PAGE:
16. John Barnes: Wow, thank you for the reply, and… what you say makes depressing sense and clears up a LOT of things. It sounds like the editors at Ace all but did a Probe on your book. I can’t imagine how hard it was to cut out so much from your own work that was integral to the story you wanted to tell. Now that you’ve explained it, however, and went forward with The Last President as you wanted it, I am definitely going to give it a read!

  17. and…. I just re-read Orbital Resonance for about the millionth time- guess I should add these to the reading pile.

  18. Catching up here after a particularly hectic Friday …

    Aaron, I remember ages ago running into a study of prisoner organizations in German POW camps during WW2, as a way of studying political culture, because of course POWs tended to come from all over their country of origin, and because the Germans essentially said “Organize yourselves any way you want but tell us who we give orders to and who will be held responsible for your behavior.” (This may be my hazy memory at work here). Apparently there was surprisingly little variation from camp to camp: Russians put higher ranking officers in charge in a conventional chain of command with political officers as “advisors”, the British put one senior officer in nominal authority, let him appoint others like himself to a small inner council, and held general meetings of everyone else to ratify the council’s decisions now and then, the French changed the organization every few months, and the Americans wrote lengthy bylaws full of checks and balances with a clearly separated executive, legislative, and judicial branch.

    ajay, interesting and another note of grist for another mill. How do you count the places ending in -ton? I always thought that was a contraction of -town. (US place names are rife with city, town, ville, burg, etc. but of course they’re very recent. Peripherally, though, you can make a pretty good map of where the various Indian Wars happened by counting the number of towns that begin with Fort, or used to; anyplace where there’s a lot of Fort Somethings tends to be either where there was a lot of fighting or it was on the road to it.) And indeed, what you’re saying makes sense; mostly ancient walled towns must have become medieval walled towns. As you say, a good place for a town and there was already a wall there.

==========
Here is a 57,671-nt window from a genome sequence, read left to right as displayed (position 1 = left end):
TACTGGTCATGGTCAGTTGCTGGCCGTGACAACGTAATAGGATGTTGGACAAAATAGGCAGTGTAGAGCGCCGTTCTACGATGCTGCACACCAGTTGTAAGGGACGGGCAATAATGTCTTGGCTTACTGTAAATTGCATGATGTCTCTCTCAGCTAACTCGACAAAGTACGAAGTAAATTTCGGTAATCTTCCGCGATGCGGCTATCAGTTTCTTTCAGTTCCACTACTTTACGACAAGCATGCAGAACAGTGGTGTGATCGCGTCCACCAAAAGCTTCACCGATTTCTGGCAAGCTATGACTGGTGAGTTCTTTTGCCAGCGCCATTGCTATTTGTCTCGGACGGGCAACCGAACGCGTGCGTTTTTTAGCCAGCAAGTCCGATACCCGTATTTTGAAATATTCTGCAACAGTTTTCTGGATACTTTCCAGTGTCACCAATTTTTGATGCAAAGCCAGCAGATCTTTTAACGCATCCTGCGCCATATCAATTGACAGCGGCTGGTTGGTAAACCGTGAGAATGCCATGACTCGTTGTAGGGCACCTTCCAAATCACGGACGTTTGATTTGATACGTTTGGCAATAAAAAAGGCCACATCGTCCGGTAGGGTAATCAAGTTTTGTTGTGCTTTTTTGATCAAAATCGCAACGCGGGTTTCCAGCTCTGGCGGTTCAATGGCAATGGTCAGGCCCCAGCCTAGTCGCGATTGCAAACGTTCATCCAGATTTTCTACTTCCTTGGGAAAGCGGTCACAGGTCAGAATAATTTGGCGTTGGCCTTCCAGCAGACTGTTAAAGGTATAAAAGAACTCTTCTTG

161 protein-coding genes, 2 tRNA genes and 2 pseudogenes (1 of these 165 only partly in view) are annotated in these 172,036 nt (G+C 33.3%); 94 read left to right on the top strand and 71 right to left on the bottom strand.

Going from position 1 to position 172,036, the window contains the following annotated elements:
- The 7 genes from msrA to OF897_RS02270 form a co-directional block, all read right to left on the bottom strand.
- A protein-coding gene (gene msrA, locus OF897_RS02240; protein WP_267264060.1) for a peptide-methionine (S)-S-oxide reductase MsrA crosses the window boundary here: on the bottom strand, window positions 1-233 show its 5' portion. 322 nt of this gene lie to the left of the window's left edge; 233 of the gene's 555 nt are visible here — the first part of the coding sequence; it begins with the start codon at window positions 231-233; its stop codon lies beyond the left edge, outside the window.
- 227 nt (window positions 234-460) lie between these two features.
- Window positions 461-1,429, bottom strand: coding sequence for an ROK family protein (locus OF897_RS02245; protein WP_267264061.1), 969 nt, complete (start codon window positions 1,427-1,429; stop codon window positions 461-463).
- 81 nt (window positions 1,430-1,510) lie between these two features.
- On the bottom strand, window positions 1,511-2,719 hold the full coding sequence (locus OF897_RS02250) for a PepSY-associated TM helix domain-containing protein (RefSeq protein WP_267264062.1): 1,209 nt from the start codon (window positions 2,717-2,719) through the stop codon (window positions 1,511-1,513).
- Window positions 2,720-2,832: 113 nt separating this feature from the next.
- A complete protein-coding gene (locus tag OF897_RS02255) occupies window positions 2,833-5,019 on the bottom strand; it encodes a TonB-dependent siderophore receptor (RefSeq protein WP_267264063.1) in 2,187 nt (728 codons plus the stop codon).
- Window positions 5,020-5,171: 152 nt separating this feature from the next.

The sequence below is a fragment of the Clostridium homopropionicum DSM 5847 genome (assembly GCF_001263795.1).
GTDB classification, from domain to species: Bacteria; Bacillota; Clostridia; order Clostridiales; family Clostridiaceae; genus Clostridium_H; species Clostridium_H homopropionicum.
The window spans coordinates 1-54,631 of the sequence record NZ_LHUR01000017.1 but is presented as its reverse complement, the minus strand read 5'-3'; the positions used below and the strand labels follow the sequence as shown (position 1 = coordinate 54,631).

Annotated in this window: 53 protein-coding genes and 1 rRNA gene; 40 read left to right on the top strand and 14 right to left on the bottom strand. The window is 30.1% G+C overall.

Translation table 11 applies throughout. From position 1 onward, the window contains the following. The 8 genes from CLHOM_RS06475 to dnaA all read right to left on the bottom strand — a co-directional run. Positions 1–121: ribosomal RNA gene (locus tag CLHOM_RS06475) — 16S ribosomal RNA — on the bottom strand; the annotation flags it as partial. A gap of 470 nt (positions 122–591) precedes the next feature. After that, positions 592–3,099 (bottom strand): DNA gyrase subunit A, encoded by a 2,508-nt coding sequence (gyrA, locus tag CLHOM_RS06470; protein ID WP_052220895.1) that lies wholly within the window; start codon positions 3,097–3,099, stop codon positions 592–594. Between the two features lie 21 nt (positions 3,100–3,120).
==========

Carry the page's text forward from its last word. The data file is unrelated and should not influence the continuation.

Some future day I may get a story out of the existence of some “unnatural towns” — places that flourished in one civilization but were never rebuilt, or seem unlikely to be. In American civilization I’d put Las Vegas, Indianapolis, and Washington on the list; there’s no port or pass to justify them, they just kind of happened from odd legislative choices. Some of the Gulf States cities, too, might be added to that list.

    vmink, thanks for the vote of confidence! and pam, aside from what are actually very minor considerations of income, I’m not displeased when people re-read their favorite of my works rather than try for completeness. I really do write a lot of different kinds of things, and I don’t think I have a friend who has liked everything I’ve written. Better you re-read your favorite for the millionth time and think of me as the guy that wrote that one good book than as an unfortunate chore to be completed.

  19. “ajay, interesting and another note of grist for another mill. How do you count the places ending in -ton? I always thought that was a contraction of -town.”

    Interestingly, it’s pretty much exactly the reverse. “ton” as Brighton, etc, actually means “enclosed space” in Old English, from a Germanic word meaning “fence”. So if something had “ton” at the end, originally it meant that it was an area of ground that had a fence (rather than a wall) around it. It doesn’t mean “settlement” so much as “stockade”. It came to mean “medium-sized settlement” rather later on, after the point at which Brighton and Bolton and so on had already been named.

    That’s in England. In Celtic countries, “dun” and similar (dum, din, dyn) means “fort”. Dundee, Dundalk, Dunbar and so on.